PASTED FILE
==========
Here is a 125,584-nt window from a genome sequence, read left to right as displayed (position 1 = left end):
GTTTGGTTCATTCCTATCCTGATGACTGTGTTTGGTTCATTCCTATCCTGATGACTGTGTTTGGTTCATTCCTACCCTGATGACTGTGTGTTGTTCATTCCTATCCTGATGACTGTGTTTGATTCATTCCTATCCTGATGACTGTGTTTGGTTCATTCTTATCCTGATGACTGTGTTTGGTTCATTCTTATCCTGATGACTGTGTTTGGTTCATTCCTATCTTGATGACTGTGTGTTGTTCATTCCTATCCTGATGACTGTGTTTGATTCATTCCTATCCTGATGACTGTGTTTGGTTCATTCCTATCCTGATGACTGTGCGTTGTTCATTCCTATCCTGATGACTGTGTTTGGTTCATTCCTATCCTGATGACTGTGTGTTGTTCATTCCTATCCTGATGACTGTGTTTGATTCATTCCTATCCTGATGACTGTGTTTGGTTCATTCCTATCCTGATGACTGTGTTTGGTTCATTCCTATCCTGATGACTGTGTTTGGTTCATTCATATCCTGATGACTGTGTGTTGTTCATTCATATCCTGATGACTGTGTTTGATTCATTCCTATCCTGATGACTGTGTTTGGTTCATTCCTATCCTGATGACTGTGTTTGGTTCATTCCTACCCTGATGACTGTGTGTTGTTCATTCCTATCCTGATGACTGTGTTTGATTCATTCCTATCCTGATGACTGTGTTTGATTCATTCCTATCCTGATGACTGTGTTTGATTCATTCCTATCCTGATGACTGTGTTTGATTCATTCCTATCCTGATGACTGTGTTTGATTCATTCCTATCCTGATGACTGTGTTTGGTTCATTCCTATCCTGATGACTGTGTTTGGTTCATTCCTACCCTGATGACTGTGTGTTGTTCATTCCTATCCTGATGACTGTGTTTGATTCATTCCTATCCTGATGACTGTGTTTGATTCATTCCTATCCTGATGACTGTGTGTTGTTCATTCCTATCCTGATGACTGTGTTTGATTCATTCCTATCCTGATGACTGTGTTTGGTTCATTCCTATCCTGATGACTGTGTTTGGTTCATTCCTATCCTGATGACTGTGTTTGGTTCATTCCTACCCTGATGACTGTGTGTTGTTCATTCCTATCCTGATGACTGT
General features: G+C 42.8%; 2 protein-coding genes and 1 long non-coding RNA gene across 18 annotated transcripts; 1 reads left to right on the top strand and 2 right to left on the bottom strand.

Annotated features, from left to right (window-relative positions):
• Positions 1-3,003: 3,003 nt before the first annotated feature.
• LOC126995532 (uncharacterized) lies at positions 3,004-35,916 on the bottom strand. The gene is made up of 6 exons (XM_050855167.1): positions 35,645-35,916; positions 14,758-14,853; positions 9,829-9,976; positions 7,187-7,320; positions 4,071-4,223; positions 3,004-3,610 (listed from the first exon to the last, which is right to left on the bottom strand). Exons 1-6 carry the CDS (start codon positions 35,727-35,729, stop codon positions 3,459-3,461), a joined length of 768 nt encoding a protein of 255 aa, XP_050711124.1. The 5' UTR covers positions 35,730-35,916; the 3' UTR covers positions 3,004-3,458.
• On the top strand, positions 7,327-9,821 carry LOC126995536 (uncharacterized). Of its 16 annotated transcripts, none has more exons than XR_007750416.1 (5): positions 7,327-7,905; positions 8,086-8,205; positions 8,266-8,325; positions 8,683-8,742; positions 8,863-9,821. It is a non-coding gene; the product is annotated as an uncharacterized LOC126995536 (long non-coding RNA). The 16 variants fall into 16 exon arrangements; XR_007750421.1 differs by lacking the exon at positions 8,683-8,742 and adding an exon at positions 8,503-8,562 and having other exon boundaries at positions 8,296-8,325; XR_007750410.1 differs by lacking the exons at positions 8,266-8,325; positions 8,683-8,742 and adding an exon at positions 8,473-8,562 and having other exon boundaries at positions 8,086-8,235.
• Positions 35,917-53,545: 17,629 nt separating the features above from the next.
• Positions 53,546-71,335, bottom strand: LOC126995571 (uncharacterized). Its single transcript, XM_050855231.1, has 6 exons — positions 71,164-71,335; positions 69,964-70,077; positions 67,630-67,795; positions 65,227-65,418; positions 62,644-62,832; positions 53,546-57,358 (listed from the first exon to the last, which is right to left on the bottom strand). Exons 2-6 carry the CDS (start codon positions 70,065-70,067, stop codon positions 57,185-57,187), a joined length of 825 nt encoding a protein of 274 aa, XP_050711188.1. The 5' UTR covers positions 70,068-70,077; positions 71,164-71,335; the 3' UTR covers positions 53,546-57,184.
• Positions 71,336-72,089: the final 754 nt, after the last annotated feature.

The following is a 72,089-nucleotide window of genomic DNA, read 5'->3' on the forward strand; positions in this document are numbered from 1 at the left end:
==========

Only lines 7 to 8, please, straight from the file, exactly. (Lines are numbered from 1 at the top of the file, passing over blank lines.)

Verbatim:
• On the top strand, positions 7,327-9,821 carry LOC126995536 (uncharacterized). Of its 16 annotated transcripts, none has more exons than XR_007750416.1 (5): positions 7,327-7,905; positions 8,086-8,205; positions 8,266-8,325; positions 8,683-8,742; positions 8,863-9,821. It is a non-coding gene; the product is annotated as an uncharacterized LOC126995536 (long non-coding RNA). The 16 variants fall into 16 exon arrangements; XR_007750421.1 differs by lacking the exon at positions 8,683-8,742 and adding an exon at positions 8,503-8,562 and having other exon boundaries at positions 8,296-8,325; XR_007750410.1 differs by lacking the exons at positions 8,266-8,325; positions 8,683-8,742 and adding an exon at positions 8,473-8,562 and having other exon boundaries at positions 8,086-8,235.
• Positions 35,917-53,545: 17,629 nt separating the features above from the next.